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Online Extra
October 2003



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ZipUSA: 05641




By Margaret G. Zackowitz
When you're looking at tombstones in Barre, Vermont—and everyone who comes here does—keep an eye out for the ones with carved flowers. They're trying to tell you something.

"A lily with a broken stem means a life cut short," says sculptor Giuliano Cecchinelli, his cap pulled so low that at certain angles the hat itself seems to be the one with the thick Italian accent. He walks quickly; you have to hurry to keep up as he strides between the graves in hilly Hope Cemetery, the city's major tourist attraction. Like many of the men who crafted these memorials—and now rest under them—Cecchinelli, 59, was born and trained in Italy's stonecutting center, Carrara. Every so often he stoops to rub a thumb across some detail on a pale granite grave marker: a curling scroll edge carved parchment thin, an angel's downturned face. Cecchinelli's own work stands over many of the newer burial plots, but most headstones in this section are almost a century old. "Ferns mean the beginning of life. Chrysanthemums mean death. Roses are for love," he says. "And carnations—carnations mean the guy was an anarchist."

Anarchy? In this quaint Vermont setting? It turns out that Barre isn't quite what it appears. (Even the city's name—which local legend claims was chosen by the winner of a fistfight in 1793—isn't pronounced the way it's spelled. You'd better call it "Berry" or risk being asked how the drive was from New Jersey.) The anarchists, who were a political presence here a hundred years ago, have faded into history. But while the city's politics are more conventional now, they remain eccentric. Barre's current mayor, Harry Monti, was elected via a write-in campaign that was a surprise to him: He was in Cancún, on vacation, at the time. The proudly blue-collar city supports the arts; rust-peppered pickup trucks jostled newer cars in the overflowing parking lot of the 1899 Barre Opera House for a recent performance of Carmen. But crowds also packed the place for the Miss Vermont pageant last year. You can rent the same stage for your kid's piano recital.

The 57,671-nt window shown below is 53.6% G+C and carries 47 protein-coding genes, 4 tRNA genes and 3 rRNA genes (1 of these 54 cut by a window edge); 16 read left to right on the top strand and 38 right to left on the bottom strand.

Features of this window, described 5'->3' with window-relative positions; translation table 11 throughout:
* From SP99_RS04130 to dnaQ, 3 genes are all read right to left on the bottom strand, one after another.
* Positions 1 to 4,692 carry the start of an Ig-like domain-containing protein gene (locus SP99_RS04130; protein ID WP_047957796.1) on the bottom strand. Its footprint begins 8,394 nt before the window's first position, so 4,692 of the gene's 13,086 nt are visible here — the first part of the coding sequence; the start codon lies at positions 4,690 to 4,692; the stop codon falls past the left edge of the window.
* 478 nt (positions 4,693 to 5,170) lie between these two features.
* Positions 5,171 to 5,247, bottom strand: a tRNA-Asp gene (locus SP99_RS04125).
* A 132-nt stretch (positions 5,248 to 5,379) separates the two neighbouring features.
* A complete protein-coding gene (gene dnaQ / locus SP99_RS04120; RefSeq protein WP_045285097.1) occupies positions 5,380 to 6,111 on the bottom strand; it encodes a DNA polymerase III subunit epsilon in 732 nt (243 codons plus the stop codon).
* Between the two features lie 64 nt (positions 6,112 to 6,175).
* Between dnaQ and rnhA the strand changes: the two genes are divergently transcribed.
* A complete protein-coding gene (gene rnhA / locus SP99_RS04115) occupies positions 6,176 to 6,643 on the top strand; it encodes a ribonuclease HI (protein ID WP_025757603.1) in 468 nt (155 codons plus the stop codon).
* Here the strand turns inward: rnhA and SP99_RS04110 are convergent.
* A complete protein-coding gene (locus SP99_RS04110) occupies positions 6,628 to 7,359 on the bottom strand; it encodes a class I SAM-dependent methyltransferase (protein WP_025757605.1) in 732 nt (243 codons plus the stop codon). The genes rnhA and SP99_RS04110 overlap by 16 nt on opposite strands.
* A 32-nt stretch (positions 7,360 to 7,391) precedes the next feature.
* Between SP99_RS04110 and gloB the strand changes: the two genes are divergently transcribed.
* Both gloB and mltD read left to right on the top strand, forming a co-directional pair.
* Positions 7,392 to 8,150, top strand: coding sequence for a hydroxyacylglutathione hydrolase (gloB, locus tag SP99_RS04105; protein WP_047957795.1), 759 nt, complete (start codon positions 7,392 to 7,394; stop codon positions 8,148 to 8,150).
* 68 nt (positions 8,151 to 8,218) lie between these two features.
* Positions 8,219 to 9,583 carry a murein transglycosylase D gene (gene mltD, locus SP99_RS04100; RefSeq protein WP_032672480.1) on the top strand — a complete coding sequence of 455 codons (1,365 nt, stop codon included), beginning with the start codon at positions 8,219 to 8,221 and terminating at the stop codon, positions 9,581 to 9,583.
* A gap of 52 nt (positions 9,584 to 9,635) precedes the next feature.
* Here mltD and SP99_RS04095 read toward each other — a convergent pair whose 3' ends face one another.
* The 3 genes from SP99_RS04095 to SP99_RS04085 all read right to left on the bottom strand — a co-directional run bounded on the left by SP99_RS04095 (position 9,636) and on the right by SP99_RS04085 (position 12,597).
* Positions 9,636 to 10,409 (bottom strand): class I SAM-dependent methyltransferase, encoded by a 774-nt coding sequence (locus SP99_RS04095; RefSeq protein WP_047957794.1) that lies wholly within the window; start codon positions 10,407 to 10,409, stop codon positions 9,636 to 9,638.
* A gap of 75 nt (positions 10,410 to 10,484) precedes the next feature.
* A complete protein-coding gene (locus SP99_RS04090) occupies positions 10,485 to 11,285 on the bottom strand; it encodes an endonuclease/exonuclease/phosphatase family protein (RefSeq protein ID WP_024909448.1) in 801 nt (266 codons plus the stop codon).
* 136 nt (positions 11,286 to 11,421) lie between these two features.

Back when the opera house opened, Barre was a boomtown, "the Chicago of New England," a newspaper called it at the time. In 1890 the population numbered nearly 7,000. By 1903 it was 12,000 and rising. Cutters and carvers from all over Europe arrived to find jobs with Barre's granite quarries and stoneworking sheds. A bustling Little Italy thrived at the city's north end as Italian marble workers came to try their hand at the harder rock. Scots, Irish, Poles, and Spaniards made lives and livings here too.

These days things are quieter. Though 57 stoneworking companies still operate within city limits, cheap imported granite has reduced demand. Local quarries don't produce—or hire—the way they used to. Barre's population has dropped to just over 9,000. Chain stores outside the city limits have sapped much of Main Street's old commercial diversity: Four pizza shops, three Chinese restaurants, and two florists have sprouted within a one-mile stretch downtown. As Harry Monti's Cadillac negotiates the afternoon traffic jam—an orderly queue of 17 cars, slowed only by drivers' polite stops for jaywalkers—he explains why a little place like this would need two flower shops. "We have," he says, smiling around his ever present cigarette, "a lot of dead people."